I am a fifties child, my friend, so therefore I cannot remember cashews ever being around the shelves of our corner grocery shop – supermarkets were a long way off appearing in my regional corner of Tasmania. Peanuts would be there I would think – and mixed nuts, but they were reserved as a Yuletide only attraction. As for mangos and smoked salmon – they were exotica beyond imagination. For the former read a whole pineapple rather than the tinned variety; for the latter a good feed of couta, locally caught, so devoured more or less straight from the sea.

So what were the special treats of my childhood. My parents were by no means rolling in pounds, shillings and pence but we did okay. Here are some of my recollections – not only of the stuff that made me salivate, but of general tucker as well.

Roast chook. Yes, roast chook. Back then the fowl itself came from backyard coops, its flesh a rich yellow in hue. It was served biannually – at Christmas and Easter, wrapped in brown paper and aromatically cooked in the electric frying pan. Just the smell alone tantalised the taste buds beyond belief. Accompanying it on the table were fizzy drinks, originating from a small factory run by Cooee Cordials. Initially they were for only birthdays and other special occasions. I always chose the green – that colour didn’t send me troppo as did the red invariably selected by my mini-mates. There were also the joys of Choo Choo and White Knight bars, as well as the marvellous Cadbury Snack assortment. And clinkers, don’t forget clinkers. But don’t get me stated on the glory years of lolly treats.

These days scallops are a rare treat and crayfish beyond this scribe’s budgetary means – but back in the day they were common fare – albeit still incredibly delicious. Whitebait patties were a regular when in season, as was the greasy, but delectable, mutton bird. Rabbit was either stuffed and placed in the oven for and hour or so, or stewed with a flavoursome bacon gravy. Roo and wallaby were not unheard of either on the table – an acceptable patty could be made from them as the meat was considered rather strong and gamy.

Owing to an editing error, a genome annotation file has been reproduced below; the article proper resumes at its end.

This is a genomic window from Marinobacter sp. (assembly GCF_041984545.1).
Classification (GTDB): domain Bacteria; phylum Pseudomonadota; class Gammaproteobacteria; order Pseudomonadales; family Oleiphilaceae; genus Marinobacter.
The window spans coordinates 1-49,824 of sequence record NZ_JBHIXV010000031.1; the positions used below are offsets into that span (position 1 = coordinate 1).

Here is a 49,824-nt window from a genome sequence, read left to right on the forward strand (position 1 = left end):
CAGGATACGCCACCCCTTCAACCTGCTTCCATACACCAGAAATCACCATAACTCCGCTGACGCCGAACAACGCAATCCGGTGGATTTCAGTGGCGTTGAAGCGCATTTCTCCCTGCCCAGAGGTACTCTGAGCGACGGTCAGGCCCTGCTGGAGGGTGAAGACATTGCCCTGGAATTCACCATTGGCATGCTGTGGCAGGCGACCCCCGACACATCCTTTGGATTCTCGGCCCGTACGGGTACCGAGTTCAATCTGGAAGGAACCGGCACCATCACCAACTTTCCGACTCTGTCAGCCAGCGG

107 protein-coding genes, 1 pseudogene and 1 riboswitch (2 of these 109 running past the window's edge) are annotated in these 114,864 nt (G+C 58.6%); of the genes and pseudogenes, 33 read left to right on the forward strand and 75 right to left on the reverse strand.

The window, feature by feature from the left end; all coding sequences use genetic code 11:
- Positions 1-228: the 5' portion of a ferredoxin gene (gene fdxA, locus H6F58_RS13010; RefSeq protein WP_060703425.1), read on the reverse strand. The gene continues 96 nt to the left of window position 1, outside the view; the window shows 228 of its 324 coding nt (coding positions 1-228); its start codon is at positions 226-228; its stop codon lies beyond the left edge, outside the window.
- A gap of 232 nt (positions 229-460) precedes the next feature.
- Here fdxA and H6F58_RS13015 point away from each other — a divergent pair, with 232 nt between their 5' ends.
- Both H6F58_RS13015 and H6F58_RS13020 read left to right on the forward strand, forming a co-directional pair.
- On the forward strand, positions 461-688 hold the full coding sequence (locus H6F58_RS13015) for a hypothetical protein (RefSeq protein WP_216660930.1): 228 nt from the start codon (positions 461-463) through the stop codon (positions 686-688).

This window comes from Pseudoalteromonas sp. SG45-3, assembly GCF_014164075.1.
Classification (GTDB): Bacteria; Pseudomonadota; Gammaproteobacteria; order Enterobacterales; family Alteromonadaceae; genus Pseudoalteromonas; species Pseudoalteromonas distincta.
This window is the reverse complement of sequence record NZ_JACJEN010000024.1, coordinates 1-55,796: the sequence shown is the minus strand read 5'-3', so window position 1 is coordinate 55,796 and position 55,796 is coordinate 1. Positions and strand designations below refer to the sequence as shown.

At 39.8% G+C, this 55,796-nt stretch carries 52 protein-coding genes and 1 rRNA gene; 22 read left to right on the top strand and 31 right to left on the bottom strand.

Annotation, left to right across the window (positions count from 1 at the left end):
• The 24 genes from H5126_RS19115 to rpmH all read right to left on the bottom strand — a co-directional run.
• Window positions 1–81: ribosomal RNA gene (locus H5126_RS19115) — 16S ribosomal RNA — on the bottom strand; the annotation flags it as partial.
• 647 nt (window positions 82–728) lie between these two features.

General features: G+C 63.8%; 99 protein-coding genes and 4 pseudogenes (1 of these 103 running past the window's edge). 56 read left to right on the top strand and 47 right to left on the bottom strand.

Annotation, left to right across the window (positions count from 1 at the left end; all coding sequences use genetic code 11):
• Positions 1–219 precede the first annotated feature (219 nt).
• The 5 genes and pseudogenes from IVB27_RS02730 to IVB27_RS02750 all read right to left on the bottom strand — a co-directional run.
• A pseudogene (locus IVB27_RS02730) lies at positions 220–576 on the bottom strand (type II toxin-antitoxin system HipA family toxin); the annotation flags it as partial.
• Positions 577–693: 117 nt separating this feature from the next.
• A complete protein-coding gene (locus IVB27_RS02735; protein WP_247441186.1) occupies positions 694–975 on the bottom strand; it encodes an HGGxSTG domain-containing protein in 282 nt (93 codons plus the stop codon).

For desserts, Danny, my mother was a dab hand at trifles and sago plum pud and I adored them. Ice cream was generally home-made from condensed milk, but the commercial variety came in cardboard bricks, rather than tubs. We all jostled for the chocolate part in these Neapolitan confections. Jelly contained fruit and I also treasured junket. Rice and macaroni were also considered as sweets, served with copious sugar and milk.

There were Sunday lamb roasts and lamb’s fry with bacon. Much could be done with Belgium sausage, even fried – as was the afore-recalled pineapple. I can remember the first icy poles putting in an appearance, a more sophisticated version of the fruity ice blocks we produced ourselves, or so we thought. I recall the first frozen peas and best of all, the arrival of potato crisps. My father produced from his work case the first I ever laid eyes on – a packet a Samboy barbecue flavoured. I though I’d died and gone to heaven and that taste sensation was probably the cause, for me, of the contagion that is the munchies.

And for breakfast – what else but dripping on toast.

All those memories came back to me, Danny, as I read ‘Remember when Cashews were a Special Treat’ – so thank you for returning me to my own days of yore, in culinary terms. And you are forgiven, Mr Katz, for any past loss of zing – as long as you can still come up with such excellent content, now and again.
Your Still Fan
Steve from the Blue Room

Danny’s column that Saturday = http://www.theage.com.au/comment/precious-childhood-treats-lost-in-bulk-bin-buy-now-any-season-world-20150626-ghx5s1